Fool For Love on Broadway Review

Thirty years after Sam Shepard’s “Fool for Love” closed Off-Broadway, the short  play is making its Broadway debut, starring Nina Arianda and Sam Rockwell as two Westerners caught in a violent push-pull relationship.

Some continue to see the play as both explosive and deep; a contemporary Greek tragedy and cutting-edge experimental theater; gripping as performance while mythic in meaning, a metaphor for the desiccated American West and the dysfunctional American family — a meditation on love as a gunfight at the not-OK corral.

But what I saw at the Samuel J. Friedman Theater was a Punch and Judy show for the old-school avant-garde. “Fool for Love” struck me as little more than an impressive acting exercise and the theatrical equivalent of a low-budget action flick. It’s an eye-catching trailer trash tango.

Yes, there is skill in Shepard’s writing, and solid talent in the four-member cast. But did it add up to depth and brilliance? Not for me.

It’s hard to figure out what to blame. Is it Daniel Aukin’s direction of this production; the lack of believably intense passion between Sam Rockwell and Nina Arianda; the play’s staging in a too-vast Broadway theater; the marketing of this brief work as “a classic”? Was I affected by the recent protests against the Manhattan Theatre Club’s testosterone-heavy season of which “Fool For Love” is the opening production?

Or is it just that I’ve seen this play before, I’ve seen better plays by Sam Shepard, and I’ve seen later, better plays by those who seem influenced by Sam Shepard (such as Tracy Letts)?

Click on any photograph to see it enlarged.

Eddie and May are battling in a run-down motel room on the edge of the Mojave Desert. This is not their first time at the rodeo. (Eddie apparently works as a cowboy in a rodeo.) Their relationship goes back 15 years, to high school. As the play begins, Eddie has driven 2,480 miles to be back with May, as he tells her repeatedly. They accuse each other of two-timing and abandonment. “Fifteen years I’ve been a yo-yo for you,” she says. She orders him to leave, and begs him to stay. He strokes her tenderly, with bandaged bloody hand. They kiss; she knees him in the groin; he lassoes her.

Two other actors have parts in the play. Tom Pelphrey portrays Martin, a comically dense but sweet maintenance man who arrives to take May on a date. He serves as a device so that Eddie and May can tell a stranger conflicting accounts of their relationship. Gordon Joseph Weiss is the Old Man, who sits surreally at the edge of the stage – not really in the motel room, although Eddie does once hand him a drink. His purpose is to hint how perverted Eddie and May’s relationship is (Eddie eventually explains in full to Martin) – and also to let us know that their mutual destructiveness (it seems too mild to call it foolishness) goes back at least a generation. This is apparently what prompts people to liken Shepard’s one-act to Sophocles (not just their doomed fate but the Old Man as Greek chorus.)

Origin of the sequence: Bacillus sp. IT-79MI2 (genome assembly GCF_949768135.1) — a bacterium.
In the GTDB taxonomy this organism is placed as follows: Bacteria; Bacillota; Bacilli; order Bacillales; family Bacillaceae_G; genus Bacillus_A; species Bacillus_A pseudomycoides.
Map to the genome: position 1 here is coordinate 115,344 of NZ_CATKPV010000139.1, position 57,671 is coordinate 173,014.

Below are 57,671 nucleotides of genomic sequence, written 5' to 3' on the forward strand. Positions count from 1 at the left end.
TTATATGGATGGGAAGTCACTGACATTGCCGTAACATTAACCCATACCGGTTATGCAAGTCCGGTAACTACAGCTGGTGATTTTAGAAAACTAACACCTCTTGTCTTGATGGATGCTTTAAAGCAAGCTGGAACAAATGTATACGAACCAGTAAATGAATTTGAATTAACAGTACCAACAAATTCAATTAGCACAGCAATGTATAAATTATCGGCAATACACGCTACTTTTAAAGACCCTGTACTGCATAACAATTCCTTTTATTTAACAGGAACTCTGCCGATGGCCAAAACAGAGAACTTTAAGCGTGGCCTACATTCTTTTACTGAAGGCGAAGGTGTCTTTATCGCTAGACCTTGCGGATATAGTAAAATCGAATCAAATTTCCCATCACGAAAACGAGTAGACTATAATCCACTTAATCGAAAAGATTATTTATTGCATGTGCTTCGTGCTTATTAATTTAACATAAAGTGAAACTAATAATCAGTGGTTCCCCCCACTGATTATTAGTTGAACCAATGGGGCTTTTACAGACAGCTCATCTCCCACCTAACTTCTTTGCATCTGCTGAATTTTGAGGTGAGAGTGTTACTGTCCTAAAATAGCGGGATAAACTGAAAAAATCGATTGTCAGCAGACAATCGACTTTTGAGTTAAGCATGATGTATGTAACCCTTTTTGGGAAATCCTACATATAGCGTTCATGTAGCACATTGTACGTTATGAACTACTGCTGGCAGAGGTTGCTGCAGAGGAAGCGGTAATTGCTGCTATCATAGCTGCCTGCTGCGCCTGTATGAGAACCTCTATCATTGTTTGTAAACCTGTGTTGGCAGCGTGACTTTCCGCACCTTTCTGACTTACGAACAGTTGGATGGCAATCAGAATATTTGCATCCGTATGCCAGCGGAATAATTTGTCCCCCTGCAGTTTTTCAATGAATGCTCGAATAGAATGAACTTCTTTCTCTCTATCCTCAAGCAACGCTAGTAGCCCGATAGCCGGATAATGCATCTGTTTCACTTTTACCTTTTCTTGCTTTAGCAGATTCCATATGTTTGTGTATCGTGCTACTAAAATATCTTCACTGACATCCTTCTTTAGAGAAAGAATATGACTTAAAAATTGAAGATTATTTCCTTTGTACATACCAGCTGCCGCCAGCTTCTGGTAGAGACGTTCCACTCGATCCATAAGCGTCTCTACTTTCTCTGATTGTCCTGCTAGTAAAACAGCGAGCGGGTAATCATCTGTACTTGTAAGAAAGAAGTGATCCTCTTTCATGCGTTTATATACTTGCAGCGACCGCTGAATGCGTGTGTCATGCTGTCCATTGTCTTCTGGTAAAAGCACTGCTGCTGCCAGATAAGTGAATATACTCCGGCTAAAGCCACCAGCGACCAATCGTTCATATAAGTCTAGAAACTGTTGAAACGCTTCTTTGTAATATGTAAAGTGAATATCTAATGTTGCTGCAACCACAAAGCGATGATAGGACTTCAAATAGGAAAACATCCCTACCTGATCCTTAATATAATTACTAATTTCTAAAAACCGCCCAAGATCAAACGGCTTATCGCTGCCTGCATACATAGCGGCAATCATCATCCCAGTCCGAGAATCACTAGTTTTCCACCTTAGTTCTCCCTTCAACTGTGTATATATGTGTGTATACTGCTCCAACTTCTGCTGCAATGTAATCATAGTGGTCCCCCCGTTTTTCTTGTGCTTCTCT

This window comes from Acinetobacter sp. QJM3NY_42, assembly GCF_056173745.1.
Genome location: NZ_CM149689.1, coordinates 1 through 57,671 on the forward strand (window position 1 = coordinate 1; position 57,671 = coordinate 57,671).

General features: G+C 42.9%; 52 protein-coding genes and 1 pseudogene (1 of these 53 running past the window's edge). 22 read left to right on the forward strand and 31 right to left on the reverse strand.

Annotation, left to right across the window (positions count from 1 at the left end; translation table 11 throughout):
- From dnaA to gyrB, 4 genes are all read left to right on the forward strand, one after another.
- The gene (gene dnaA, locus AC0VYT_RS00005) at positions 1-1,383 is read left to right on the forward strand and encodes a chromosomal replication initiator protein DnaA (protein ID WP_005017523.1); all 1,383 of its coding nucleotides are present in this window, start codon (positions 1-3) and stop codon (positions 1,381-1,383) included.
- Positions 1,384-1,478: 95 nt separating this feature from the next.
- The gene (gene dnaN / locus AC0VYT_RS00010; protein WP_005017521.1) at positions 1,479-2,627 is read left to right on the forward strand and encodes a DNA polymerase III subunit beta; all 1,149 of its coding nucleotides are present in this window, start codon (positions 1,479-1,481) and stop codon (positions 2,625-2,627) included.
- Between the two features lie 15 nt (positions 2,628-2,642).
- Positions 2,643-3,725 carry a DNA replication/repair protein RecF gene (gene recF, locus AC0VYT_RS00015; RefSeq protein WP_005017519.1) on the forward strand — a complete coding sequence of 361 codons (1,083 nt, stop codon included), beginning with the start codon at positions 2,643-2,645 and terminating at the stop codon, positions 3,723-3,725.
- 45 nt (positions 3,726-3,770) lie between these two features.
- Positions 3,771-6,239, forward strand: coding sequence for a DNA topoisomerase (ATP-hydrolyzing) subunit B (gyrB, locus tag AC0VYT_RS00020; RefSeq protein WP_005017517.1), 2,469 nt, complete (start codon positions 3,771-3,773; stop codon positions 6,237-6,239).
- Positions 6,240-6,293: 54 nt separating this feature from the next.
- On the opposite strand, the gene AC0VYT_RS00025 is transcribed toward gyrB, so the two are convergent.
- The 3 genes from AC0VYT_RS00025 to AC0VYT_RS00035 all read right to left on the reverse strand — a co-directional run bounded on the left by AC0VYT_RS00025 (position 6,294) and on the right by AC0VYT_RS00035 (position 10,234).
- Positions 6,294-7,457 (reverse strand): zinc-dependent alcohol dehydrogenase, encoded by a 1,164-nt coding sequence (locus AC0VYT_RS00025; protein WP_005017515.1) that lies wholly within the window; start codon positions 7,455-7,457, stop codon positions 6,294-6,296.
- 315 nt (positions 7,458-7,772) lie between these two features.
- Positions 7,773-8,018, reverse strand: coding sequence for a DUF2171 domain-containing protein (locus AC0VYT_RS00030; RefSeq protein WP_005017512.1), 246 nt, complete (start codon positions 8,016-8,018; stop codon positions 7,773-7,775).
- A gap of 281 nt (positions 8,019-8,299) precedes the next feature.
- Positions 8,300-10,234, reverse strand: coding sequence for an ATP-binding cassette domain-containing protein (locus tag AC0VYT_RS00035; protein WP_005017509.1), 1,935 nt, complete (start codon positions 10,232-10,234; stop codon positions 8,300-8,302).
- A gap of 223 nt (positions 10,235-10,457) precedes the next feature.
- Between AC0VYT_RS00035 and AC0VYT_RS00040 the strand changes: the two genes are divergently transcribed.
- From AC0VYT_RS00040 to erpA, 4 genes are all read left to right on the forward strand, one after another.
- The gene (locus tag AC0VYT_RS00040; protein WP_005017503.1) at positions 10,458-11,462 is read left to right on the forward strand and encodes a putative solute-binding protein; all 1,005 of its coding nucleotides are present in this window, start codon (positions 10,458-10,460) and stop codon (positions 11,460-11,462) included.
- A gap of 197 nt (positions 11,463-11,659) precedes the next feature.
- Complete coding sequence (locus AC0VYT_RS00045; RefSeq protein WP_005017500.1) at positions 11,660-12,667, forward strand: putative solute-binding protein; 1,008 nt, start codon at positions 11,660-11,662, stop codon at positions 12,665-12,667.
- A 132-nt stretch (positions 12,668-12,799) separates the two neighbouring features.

There is also another character, the Countess, who drives by the motel, but we only see the headlights of her car, and hear some scary noise. There’s no actual actress playing her.

Kudos go to the set designer Dane Laffrey, lighting designer Justin Townsend and sound designer Ryan Rumery for seamlessly combining the surrealism with the naturalism, and enhancing the tension.

Sam Rockwell is a reliable and appealing movie actor; maybe now that he’s mastered his lassoing skills we’ll see him in more Westerns. His only previous foray on Broadway was in Martin McDonagh’s A Behanding in Spokane, which suffered from a similar surfeit of violence. Nina Arianda was mesmerizing in David Ives’ Venus in Fur, and it seems clear there’s been a search for a role that would be as meaty. But Vanda/Wanda in Venus is a character capable of subtle shades and lightning quick transitions, from klutzy to sophisticated, vulnerable to domineering, sensuous to dangerous. May in ‘Fool for Love’ goes from violent to needy and back again. There are better, more layered roles out there for Nina Arianda. We’re not fools for wanting to see her in them.

It’s interesting that Shepard’s “Fool for Love” is appearing in the same season as Pinter’s “Old Times.” Both are pessimistic plays about love, both put a low priority on clarity, and both are little more than an hour long. I suspect Broadway producers were attracted to their length. Yes, it means that theatergoers are paying up to two dollars a minute, but it allows them to get their officially authorized classic cutting-edge culture in small doses and beat traffic.

Fool for Love
MTC’s Samuel J. Friedman Theater
Written by Sam Shepard
Directed by Daniel Aukein
Scenic design by Dane Laffrey
Costume design by Anita Yavich
Lighting design by Justin Twonsend
Sound design by Ryan Rumery
Movement and fights by David S. Leong
Cast: Nina Arianda and Sam Rockwell. Tom Pelphry, Gordon Joseph Weiss
Running time: 75 minutes, no intermission.
Tickets: $75 to $150
Fool for Love is scheduled to run through December 13, 2015

Author: New York Theater

Jonathan Mandell is a 3rd generation NYC journalist, who sees shows, reads plays, writes reviews and sometimes talks with people.

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